and that is an ok place to begin but the goal should be to move past that and not remain in that place. Look for swastikas
However! I am more of an advocate for the person with mental health disorders because I understand this
world better on a personal and professional level. My letter today is a caution against something I see a lot.
many of the symptoms of our disorders are so visible, so easy to see by our families – so obvious, our problems are
so much the focus of our relationships.
For me it wasn't easy to not see the bookshelf coming down, or me clearing
my desk and the last and worse one, breaking apart two wooden tv trays.
The family member can say "See! Look! This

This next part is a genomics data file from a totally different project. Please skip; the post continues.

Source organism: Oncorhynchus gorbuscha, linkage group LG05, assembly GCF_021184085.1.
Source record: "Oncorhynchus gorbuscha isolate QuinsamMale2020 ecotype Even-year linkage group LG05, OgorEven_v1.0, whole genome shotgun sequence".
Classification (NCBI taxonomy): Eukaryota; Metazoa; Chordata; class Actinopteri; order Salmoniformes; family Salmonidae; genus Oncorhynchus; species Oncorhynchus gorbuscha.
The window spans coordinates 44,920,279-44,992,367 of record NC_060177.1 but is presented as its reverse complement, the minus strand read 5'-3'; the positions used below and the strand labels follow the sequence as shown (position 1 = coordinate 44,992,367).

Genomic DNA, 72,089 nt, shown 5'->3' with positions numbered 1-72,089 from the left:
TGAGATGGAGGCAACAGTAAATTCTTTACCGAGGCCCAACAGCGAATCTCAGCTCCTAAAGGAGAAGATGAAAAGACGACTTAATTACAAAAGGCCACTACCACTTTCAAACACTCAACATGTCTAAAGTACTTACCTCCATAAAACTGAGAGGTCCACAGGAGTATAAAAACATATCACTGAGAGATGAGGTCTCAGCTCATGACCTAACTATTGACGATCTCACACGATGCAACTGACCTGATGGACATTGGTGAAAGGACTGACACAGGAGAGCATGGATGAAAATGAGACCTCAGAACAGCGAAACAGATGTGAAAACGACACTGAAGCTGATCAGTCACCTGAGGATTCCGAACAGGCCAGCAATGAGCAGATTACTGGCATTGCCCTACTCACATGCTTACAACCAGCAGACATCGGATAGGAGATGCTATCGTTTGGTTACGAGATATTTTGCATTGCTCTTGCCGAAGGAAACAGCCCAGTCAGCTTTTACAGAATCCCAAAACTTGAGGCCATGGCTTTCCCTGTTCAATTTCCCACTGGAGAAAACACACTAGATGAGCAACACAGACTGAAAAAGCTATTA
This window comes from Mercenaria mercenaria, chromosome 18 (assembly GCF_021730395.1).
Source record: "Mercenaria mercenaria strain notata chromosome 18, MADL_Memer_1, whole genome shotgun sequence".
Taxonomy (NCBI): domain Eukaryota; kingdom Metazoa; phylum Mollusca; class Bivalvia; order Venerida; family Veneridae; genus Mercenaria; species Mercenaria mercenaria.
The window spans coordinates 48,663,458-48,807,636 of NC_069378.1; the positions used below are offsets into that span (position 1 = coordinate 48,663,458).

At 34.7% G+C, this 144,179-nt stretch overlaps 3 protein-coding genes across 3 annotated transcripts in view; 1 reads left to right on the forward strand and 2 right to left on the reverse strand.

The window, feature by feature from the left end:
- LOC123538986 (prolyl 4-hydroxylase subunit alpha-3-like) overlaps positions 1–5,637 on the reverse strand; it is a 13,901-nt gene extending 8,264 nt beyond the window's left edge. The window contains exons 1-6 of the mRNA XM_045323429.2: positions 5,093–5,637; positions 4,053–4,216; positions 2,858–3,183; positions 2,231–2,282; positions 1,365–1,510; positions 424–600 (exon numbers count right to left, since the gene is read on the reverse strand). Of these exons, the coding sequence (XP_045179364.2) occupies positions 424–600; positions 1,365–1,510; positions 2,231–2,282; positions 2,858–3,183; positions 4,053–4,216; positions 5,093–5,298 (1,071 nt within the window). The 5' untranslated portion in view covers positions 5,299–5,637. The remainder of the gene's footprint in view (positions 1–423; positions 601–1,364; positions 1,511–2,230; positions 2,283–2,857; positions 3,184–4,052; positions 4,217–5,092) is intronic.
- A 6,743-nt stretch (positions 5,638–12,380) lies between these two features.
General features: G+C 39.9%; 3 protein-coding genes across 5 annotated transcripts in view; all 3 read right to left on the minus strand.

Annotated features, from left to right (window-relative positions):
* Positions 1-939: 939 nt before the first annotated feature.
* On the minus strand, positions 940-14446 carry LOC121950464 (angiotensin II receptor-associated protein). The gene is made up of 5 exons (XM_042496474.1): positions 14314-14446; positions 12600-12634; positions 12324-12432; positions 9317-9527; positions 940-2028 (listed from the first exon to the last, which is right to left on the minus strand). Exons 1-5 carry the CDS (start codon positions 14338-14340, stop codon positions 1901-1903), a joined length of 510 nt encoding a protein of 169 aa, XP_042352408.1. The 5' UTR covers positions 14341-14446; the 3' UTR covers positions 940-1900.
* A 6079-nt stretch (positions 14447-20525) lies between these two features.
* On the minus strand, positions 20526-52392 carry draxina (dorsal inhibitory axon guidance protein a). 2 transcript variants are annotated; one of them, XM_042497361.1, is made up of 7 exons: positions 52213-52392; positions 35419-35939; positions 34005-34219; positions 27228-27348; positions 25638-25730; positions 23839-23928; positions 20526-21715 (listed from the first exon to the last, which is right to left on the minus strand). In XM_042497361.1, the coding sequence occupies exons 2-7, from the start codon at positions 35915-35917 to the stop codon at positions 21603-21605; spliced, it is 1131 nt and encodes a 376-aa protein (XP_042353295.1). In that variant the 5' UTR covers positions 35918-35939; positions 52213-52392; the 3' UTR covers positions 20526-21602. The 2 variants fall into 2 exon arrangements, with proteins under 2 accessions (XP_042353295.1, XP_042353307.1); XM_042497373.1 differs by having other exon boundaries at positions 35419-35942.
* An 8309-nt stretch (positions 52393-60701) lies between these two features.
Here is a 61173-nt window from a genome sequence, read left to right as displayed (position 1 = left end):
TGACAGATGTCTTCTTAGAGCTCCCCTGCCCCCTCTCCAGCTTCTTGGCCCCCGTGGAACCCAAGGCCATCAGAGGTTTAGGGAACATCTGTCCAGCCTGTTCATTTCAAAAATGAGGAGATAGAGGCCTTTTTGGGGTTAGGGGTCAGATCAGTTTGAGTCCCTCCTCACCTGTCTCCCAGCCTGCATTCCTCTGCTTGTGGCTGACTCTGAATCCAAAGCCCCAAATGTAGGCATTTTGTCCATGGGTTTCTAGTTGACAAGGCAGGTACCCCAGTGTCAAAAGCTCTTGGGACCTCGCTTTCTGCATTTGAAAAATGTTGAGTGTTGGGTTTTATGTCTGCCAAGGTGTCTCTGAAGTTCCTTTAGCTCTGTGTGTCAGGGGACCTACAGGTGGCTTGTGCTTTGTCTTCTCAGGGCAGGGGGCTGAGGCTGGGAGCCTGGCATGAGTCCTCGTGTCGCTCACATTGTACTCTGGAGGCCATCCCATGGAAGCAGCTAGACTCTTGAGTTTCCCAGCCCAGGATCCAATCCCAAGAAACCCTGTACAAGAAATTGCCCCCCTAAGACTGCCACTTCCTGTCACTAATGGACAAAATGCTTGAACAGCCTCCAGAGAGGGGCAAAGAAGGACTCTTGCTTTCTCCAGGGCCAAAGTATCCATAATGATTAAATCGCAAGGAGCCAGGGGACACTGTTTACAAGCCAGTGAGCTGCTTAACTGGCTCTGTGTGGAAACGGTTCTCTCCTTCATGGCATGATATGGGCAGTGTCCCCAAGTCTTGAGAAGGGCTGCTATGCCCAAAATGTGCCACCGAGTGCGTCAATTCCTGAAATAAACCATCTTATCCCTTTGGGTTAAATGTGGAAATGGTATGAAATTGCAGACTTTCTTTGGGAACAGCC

is the reason for all my problems. I have no problems of my own because they aren't so visible and you can't see them so easy
as the person who has the disorder."
Does this mean the person without the obvious disorders don't have deep issues?
Does this mean that the family member doesn't ever trigger the person with the mental health issues? Does this get brought
up in therapy?
It is so common when relationships come to an end for the family member who does not have an obvious
mental health disorder to say to everyone "I left the marriage because my wife/husband acted out too many times." Or "I left
the marriage because I could not stand their disorder another second."
When you hear messages like this, WATCH OUT!
Never is there one simple pat answer to a break up of a relationship UNLESS the person does not want to face their inner responsibility
for their part and that part has NOTHING to do with the other person's disorder. Yes, you heard me right!
disorders are so visible, I'll say this again, we are and can be excellent scapegoats for people who do not want to face up
to their responsibilities. It is so much easier to blame a very easy scapegoat and many do and the sad part is that the person